“Once upon a time …” So many of us grew up with fairy tales, and perhaps dreaming that one day they’d come true in real life, but how many of us could turn our own story into a magical children’s book that not only charms but also bears a valuable lesson for all ages?
Artist Ellen Skidmore has done just that with the recent publication of her autobiographical children’s book, Ellen, The Little Girl Who Found Her Voice. Born with a severe stutter and a deep passion for horses and dogs, “I came out of the womb pony mad”, Ellen found herself working at The Thoroughbred Training Centre in Lexington, Ky, in her twenties, and it was there that she met Harvey, a big, gorgeous 17hh bay three year old TB.
“When I’d walk him he’d want to stop and check everything out and inspect things carefully; his curiosity in everything was really unusual. When he would run he never did well, he just didn’t really care, he was above all that!”
Inevitably Harvey’s racing career stalled, and with some help from her friend Linda Strine, Ellen managed to buy him very cheaply, despite never having sat on him, and despite his fearsome reputation on the ground — it often took two or three people to tack him up but Ellen maintains there he would never hurt her intentionally, “he wasn’t mean, he was just tough and a total badass”, she smiles, and she remembers an older exercise rider writing Harvey off and feeling furious, “because I could tell he was just bored and he was something special.”
After a month or so of turnout, Ellen spent a couple of years putting a good base on Harvey — hacking him out around the farm where she was based in Athens, Ky, starting him over little fences, taking him out fox hunting as a babysitter for the mature ladies; with more turn-out and a diverse programme she remembers him blossoming, even his ground manners improved.
“He liked the diversity, and he was turned out as much as possible so much easier to handle on the ground. He was a fantastic escort out hunting, he was great to get on and off, do gates, and he was always very careful about the going, if there were holes or anything like that.”
By the time they moved to Antebellum Farm in Lexington, where Kyle Carter was based and would start to train them, Ellen and Harvey were ready to begin their eventing career and a new chapter in their lives.
Kyle remembers them both vividly, “You could tell she absolutely adored him and loved him. He was a little bit intimidating for her to ride and deal with, he took advantage of her pretty well but he was very good natured about it, I just think honestly he had a little bit of that mischievous attitude so he wasn’t going to follow, he was going to create his own protocol and you had to deal with that a bit. He must have been 17hh, and powerful and big and very intimidating when she was around him on the ground but they were certainly a great pair.
“He was a little bit like Parker in that he was ultra ultra mischievous, I don’t think he was ever mean at any point, he was certainly a handful and yet as sweet as he could be. He’d be a horse who could have ended up in a disastrous situation and because of how she felt about him, and how he felt about her it worked; she didn’t take away that part of him, like some people try and break that out of them and she didn’t, she just nurtured him.”
Ellen and Harvey progressed through the ranks up to Training Level, although by now Ellen was also starting to paint more seriously, and was also occasionally riding out at Keeneland in the mornings, and to this day she regrets that she never had the wherewithal to really dedicate herself to eventing Harvey full time and with 100% commitment because she believes he was definitely a horse in a million and that they perhaps could have had a real eventing career together.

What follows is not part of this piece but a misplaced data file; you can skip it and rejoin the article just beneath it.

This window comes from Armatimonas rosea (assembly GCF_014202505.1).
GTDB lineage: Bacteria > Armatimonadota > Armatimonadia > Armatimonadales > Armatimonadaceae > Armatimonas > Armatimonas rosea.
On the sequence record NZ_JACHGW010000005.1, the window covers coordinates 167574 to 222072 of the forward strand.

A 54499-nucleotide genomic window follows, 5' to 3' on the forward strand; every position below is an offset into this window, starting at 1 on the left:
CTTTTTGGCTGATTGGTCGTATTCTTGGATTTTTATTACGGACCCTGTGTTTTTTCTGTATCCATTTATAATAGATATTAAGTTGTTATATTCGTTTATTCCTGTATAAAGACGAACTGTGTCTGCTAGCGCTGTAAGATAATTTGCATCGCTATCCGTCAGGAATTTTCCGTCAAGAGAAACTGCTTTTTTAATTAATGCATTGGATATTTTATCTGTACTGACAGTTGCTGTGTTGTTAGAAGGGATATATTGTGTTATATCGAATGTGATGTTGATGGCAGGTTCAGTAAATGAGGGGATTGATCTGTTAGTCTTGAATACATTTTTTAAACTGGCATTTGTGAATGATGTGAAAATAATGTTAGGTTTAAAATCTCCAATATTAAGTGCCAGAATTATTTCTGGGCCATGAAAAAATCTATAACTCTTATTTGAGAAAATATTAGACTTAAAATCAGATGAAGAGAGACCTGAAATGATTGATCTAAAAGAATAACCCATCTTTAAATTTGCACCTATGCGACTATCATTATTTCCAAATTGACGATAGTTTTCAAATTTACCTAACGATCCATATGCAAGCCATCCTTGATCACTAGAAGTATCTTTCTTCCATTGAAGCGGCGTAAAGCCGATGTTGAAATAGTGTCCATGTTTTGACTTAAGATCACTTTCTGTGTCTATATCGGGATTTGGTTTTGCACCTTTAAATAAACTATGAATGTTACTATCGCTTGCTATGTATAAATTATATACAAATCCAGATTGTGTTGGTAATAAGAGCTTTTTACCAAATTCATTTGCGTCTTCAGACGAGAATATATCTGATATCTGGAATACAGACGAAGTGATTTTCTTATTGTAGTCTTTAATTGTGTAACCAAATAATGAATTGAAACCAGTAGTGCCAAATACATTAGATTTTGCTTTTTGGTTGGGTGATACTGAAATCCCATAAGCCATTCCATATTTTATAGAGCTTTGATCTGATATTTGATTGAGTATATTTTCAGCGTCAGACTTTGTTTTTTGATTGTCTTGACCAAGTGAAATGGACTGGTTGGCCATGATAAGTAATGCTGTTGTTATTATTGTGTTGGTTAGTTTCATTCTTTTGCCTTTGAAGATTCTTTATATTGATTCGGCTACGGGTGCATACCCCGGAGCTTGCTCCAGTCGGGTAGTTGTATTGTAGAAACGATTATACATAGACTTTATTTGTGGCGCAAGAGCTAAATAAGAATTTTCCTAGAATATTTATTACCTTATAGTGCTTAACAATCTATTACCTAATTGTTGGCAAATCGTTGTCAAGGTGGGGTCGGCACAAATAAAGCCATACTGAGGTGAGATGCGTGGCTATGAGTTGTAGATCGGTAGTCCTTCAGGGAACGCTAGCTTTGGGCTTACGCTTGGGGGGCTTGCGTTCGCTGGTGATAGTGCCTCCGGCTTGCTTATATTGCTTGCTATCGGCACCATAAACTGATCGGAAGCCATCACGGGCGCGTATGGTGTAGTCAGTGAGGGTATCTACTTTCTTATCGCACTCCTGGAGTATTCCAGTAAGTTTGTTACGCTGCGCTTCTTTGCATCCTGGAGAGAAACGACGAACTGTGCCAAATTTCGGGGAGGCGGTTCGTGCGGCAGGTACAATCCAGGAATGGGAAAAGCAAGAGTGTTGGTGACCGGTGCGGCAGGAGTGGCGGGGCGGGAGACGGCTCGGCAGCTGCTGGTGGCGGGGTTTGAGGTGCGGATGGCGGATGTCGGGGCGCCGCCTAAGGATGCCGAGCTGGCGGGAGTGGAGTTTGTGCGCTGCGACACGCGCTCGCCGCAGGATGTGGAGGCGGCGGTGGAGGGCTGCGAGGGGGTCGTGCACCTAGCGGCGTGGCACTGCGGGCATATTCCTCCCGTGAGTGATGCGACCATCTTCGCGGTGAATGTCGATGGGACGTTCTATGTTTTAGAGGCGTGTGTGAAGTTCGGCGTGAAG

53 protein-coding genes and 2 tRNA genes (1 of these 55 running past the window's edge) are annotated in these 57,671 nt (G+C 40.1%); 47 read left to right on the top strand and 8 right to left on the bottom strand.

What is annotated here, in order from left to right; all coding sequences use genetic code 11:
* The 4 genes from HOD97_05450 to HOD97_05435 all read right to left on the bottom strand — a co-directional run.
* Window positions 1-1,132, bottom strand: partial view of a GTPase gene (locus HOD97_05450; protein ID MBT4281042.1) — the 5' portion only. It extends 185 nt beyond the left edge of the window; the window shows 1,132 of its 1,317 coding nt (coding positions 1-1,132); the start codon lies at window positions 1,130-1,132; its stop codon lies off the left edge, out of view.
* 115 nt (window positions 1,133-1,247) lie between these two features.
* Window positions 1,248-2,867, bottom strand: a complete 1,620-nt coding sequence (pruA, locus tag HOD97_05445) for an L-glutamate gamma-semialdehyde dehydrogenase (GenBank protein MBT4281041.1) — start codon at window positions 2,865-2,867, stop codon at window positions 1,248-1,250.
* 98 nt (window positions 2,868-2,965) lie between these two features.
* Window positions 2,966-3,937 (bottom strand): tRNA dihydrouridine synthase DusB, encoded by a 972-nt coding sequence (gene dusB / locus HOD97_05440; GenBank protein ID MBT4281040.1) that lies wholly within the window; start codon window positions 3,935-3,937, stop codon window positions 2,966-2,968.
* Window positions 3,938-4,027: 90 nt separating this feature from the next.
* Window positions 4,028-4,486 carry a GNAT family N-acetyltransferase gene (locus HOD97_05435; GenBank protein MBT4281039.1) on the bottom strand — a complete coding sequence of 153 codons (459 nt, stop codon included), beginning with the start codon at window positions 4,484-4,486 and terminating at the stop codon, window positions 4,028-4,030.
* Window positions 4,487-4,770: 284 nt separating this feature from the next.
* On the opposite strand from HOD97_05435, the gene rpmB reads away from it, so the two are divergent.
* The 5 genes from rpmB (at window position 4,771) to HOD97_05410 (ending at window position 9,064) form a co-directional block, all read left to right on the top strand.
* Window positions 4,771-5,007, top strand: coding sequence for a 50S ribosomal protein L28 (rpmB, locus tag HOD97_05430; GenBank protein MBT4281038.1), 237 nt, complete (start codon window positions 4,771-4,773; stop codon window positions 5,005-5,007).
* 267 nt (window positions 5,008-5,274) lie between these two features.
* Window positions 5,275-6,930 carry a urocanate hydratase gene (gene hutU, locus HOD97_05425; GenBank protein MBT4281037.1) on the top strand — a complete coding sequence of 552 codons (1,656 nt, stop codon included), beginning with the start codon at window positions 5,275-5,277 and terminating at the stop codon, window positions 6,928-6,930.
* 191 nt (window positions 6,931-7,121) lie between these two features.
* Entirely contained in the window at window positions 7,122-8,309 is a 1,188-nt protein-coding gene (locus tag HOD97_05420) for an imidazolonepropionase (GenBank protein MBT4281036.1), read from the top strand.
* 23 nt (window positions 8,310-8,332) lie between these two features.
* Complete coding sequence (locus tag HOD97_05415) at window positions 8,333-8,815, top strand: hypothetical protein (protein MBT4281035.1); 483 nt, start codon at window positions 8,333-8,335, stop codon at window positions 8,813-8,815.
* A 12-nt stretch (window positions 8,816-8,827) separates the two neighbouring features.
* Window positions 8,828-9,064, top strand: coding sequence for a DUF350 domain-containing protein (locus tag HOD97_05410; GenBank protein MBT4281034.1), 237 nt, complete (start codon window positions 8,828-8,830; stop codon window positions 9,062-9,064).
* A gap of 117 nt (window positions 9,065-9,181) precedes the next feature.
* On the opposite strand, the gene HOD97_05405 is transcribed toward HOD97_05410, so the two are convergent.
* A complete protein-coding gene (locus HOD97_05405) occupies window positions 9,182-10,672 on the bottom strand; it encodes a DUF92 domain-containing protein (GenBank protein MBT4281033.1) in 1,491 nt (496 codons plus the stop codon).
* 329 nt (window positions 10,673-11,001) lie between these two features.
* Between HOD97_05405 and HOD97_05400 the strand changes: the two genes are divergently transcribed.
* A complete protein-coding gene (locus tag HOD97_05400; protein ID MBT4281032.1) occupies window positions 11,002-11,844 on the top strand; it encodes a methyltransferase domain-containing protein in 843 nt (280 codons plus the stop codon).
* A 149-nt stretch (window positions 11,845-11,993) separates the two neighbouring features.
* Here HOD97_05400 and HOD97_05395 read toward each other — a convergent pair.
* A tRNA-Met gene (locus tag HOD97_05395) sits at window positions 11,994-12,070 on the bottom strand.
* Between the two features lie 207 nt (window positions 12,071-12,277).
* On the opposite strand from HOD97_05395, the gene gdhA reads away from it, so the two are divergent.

“He gave me, not a very good rider, such confidence; he made you feel like, ‘lets event, this is easy, let’s go!’ and not go like charging, but just really easy and happy and comfortable.”
After a couple of weeks off while Ellen went to the Olympic Games in Atlanta, she came home, got on Harvey and popped over a little X. The buck Harvey let out on landing threw Ellen well clear, “I did two somersaults!” and was to have a profound effect on the rest of her life.
“My hard hat saved my life. I remember waking up and the earth was moving, everything was blurry, I was crawling around totally incoherent. They found me walking around in circles outside my husband’s kitchen crying because I couldn’t find my horse or my dogs, but Harvey was already untacked in his stall so I’d done that without even realising. I had such a severe concussion. My vision was blurred, I had no balance for months and I thought it was permanent. I was scared I would never paint again, and it freaked me out.”
Ellen knew in her heart that she wasn’t doing Harvey justice and came to a difficult decision to move him on, “I was getting an MRI, lying there on the table, and just thought I’m not doing this horse right, he’s bored and I’m not there for him so I called Kyle the next day. He was in Canada and he flew down, had him vetted and he was thrilled. He’d ridden him once, he took him to Spring Bay on a catch ride (he won) and said this horse is a great horse.
“Kyle cared more about the horses than hurting his students’ feelings, and he loved Harvey. I was in his barn and I groomed for him at Rolex and I knew he was the only person I could have sold him to. Jen and he came down to get him and I cried for two weeks, it was so horrible, but it was the right thing to do.”
Kyle remembers riding Harvey at Spring Bay, and remembers how thrilled he was to be able to develop a relationship with him, “I caught rode him for her at one Training event and that horse and I just saw eye to eye. He ended up winning that competition and of all the things that horse ended up doing that win stands out for me so vividly because when you ride a good one at a show and they just make it so easy…from start to finish he was like the perfect horse.
“I felt a real connection with him as a rider and I just felt incredibly fortunate to have such an opportunity. He’d be a top horse today; I go back and think about it a lot and I think he’s potentially the best horse I’ve ever ridden. He had the movement — the horse could do the most incredible passage, he had this huge trot, an incredible canter … he had all the elements on the flat. I hate it when people say thoroughbreds can’t move, he was a full thoroughbred and that horse absolutely floated, he was such a class horse!